Fast Finish For A Late Starter

A saxophone player becomes a UGA lineman
John Paul Holmes Jr.

Here is a guy who had never played anything but the saxophone, who turns out to be one of the great linemen in the history of University of Georgia football. You might call him a late bloomer, but he was more a late starter. He did not go out for football until his senior year at Atlanta’s Northside High School but when he did, he not only made the first team as a defensive end but was the main reason Coach Wayman Creel’s Tigers held opponents to an average of less than two points per game. Thanks to Holmes’ ability to protect the flank and turn foes’ running games inside, Northside not only won the state championship but shut out its opponents in the city, north Georgia and state title games.

And yet the college scouts were unimpressed – all but Georgia’s, who saw tremendous potential in the highly motivated, 6-5, 220-pounder. Georgia shifted him to tackle and held him out one year for seasoning. Holmes started every game his sophomore and junior seasons and for his sparkling senior season in 1962, he was named the Dogs’ most valuable lineman.

Holmes was drafted by the Denver Broncos but signed with the Dallas Cowboys. He played a rookie exhibition season for Dallas but was unable to oust perennial All-Pro Bob Lilly for a starting job and returned to Atlanta.

Today, Holmes lives in Monticello, where his wife is mayor and he is vice chairman of the Life of the South Insurance Co., a company he helped start with his two partners, Butch Houston and Lloyd Shaw, in 1979. In their first year in business they did $3 million in premium income. Last year they did $350 million with sales in every state in the country.

A terror on the football field, Holmes is Mr. Nice Guy in everyday life. More than a dozen of his friends and acquaintances had nothing but words of praise for him.

“He is always doing something for others,” says Bill Dukes, a prep football standout who played against Holmes in high school. “The only time I ever saw him mad was on spring break in Daytona Beach, Fla., when we were both at UGA. He was working as a bouncer at the Safari Beach Hotel. Some student had too much to drink and was cursing and threatening everyone in sight. Paul asked him to stop and the guy wouldn’t. So, with one punch, Paul decked him and there was no more trouble.”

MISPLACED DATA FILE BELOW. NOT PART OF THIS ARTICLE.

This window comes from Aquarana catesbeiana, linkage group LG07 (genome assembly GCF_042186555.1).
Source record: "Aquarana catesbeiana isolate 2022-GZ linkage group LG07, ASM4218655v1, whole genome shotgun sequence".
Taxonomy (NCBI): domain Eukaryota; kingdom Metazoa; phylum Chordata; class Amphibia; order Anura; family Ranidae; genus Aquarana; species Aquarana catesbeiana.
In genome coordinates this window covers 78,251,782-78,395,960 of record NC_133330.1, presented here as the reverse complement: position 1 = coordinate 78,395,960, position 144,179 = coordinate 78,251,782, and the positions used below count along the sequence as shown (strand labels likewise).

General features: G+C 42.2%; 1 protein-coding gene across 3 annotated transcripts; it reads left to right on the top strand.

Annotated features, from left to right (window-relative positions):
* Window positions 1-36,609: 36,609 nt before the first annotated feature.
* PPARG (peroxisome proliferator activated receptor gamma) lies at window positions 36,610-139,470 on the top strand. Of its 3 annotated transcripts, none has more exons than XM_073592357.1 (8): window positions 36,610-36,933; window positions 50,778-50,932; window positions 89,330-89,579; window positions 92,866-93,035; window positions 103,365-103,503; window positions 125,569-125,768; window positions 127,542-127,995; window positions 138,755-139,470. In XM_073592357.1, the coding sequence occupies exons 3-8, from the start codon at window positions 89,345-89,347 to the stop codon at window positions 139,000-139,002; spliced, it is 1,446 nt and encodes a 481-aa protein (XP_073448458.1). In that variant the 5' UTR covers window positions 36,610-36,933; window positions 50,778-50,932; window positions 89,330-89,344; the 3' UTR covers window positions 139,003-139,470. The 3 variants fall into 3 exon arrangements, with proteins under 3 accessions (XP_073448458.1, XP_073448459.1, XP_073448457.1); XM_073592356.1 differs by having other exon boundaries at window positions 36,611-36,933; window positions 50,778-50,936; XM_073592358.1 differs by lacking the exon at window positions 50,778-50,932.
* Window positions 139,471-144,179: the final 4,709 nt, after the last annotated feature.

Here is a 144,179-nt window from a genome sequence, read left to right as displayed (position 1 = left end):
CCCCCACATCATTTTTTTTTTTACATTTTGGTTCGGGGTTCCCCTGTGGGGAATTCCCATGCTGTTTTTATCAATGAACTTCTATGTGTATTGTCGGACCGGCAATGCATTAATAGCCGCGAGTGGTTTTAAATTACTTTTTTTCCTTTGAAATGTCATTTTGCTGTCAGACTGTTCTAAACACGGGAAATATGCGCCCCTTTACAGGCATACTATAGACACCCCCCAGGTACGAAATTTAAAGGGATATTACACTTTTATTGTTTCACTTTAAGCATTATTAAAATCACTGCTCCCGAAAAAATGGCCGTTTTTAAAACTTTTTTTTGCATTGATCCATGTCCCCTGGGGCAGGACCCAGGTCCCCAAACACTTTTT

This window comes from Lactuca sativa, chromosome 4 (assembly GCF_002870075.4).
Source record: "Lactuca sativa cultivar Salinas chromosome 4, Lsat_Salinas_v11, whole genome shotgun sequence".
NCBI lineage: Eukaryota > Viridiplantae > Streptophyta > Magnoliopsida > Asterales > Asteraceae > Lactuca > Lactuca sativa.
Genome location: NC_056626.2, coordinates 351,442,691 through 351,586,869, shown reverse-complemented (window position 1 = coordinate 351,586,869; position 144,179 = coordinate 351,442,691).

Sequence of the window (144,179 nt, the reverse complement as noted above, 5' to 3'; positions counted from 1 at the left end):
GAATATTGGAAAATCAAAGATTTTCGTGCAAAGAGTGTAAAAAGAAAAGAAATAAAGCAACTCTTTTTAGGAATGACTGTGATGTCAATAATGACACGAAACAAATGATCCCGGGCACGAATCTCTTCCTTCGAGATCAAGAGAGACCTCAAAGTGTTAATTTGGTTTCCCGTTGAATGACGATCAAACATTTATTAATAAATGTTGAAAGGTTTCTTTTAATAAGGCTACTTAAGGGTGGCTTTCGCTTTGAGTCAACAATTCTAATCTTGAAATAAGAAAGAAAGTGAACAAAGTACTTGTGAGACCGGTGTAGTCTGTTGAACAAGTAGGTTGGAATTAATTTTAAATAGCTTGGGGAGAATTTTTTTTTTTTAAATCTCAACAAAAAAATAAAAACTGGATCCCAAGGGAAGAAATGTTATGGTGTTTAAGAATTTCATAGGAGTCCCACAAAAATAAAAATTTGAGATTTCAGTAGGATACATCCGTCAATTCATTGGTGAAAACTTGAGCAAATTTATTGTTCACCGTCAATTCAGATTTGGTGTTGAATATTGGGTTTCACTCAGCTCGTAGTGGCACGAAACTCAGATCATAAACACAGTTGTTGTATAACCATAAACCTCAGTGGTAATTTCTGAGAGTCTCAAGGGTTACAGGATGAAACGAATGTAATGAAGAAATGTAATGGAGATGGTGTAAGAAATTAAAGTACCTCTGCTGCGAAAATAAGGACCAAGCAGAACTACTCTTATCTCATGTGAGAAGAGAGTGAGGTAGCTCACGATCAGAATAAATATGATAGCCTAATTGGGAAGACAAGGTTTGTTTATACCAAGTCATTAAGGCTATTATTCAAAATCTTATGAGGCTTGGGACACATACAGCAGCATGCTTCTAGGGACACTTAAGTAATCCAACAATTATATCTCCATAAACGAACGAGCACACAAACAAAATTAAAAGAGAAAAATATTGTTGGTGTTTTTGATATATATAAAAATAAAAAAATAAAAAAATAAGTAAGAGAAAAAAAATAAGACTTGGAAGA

Holmes was born March 21, 1940, in Goldsboro, N.C. When he was in elementary school, he played the saxophone so well he was selected to play in the Goldsboro High School band. He was a musician, not an athlete, until his family moved to Atlanta and Coach Creel convinced him to come out for the Northside football team.

In 1965, Holmes became a dairy farmer and went on a public service and political roll that took him from his town of 3,000 to most every county in the state. At the tender age of 28, he became Commissioner of Jasper County. He was chairman of the Republican Party in Jasper County, chairman of the Jasper County Cancer Society, a director of the old Bank South, state director of the Farmers Home Administration and state director of the Agricultural Stabilization and Conservation Service. Now, at age 63, Holmes is a director of the Professional Association of Georgia Educators, a director of the Georgia Public Policy Foundation, chairs the Development Authority of Jasper County, is vice-chairman of governmental affairs for the Georgia Chamber of Commerce, chairs the board of Griffin Technical College and serves on the state indigent defense council, which assists those charged with crimes who have no money for attorneys.

The Holmes live in a 100-year-old house two blocks from downtown Monticello. They have three children and eight grandchildren.

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